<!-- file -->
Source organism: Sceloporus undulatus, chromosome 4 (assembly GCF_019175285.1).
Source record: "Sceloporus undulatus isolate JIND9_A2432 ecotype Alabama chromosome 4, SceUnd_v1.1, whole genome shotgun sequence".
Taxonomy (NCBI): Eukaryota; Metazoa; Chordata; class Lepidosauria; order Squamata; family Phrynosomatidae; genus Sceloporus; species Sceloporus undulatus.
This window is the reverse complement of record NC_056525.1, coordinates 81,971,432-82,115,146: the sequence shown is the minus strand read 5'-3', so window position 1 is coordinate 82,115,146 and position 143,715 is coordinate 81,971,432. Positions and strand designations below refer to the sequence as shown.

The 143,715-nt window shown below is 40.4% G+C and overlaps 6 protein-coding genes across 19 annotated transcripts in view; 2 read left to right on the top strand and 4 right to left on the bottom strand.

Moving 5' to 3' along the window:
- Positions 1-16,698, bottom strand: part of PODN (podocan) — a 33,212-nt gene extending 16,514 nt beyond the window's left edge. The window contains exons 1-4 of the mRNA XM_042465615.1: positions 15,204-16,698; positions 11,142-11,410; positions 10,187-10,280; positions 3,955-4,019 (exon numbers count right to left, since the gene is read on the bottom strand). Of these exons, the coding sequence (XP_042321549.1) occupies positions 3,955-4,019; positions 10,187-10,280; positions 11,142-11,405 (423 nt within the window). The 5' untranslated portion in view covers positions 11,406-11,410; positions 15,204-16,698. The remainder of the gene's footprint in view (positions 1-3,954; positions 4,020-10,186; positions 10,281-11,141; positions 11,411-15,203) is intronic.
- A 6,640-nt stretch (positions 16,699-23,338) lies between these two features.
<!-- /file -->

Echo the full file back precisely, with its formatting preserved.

Source organism: Sceloporus undulatus, chromosome 4 (assembly GCF_019175285.1).
Source record: "Sceloporus undulatus isolate JIND9_A2432 ecotype Alabama chromosome 4, SceUnd_v1.1, whole genome shotgun sequence".
Taxonomy (NCBI): Eukaryota; Metazoa; Chordata; class Lepidosauria; order Squamata; family Phrynosomatidae; genus Sceloporus; species Sceloporus undulatus.
This window is the reverse complement of record NC_056525.1, coordinates 81,971,432-82,115,146: the sequence shown is the minus strand read 5'-3', so window position 1 is coordinate 82,115,146 and position 143,715 is coordinate 81,971,432. Positions and strand designations below refer to the sequence as shown.

The 143,715-nt window shown below is 40.4% G+C and overlaps 6 protein-coding genes across 19 annotated transcripts in view; 2 read left to right on the top strand and 4 right to left on the bottom strand.

Moving 5' to 3' along the window:
- Positions 1-16,698, bottom strand: part of PODN (podocan) — a 33,212-nt gene extending 16,514 nt beyond the window's left edge. The window contains exons 1-4 of the mRNA XM_042465615.1: positions 15,204-16,698; positions 11,142-11,410; positions 10,187-10,280; positions 3,955-4,019 (exon numbers count right to left, since the gene is read on the bottom strand). Of these exons, the coding sequence (XP_042321549.1) occupies positions 3,955-4,019; positions 10,187-10,280; positions 11,142-11,405 (423 nt within the window). The 5' untranslated portion in view covers positions 11,406-11,410; positions 15,204-16,698. The remainder of the gene's footprint in view (positions 1-3,954; positions 4,020-10,186; positions 10,281-11,141; positions 11,411-15,203) is intronic.
- A 6,640-nt stretch (positions 16,699-23,338) lies between these two features.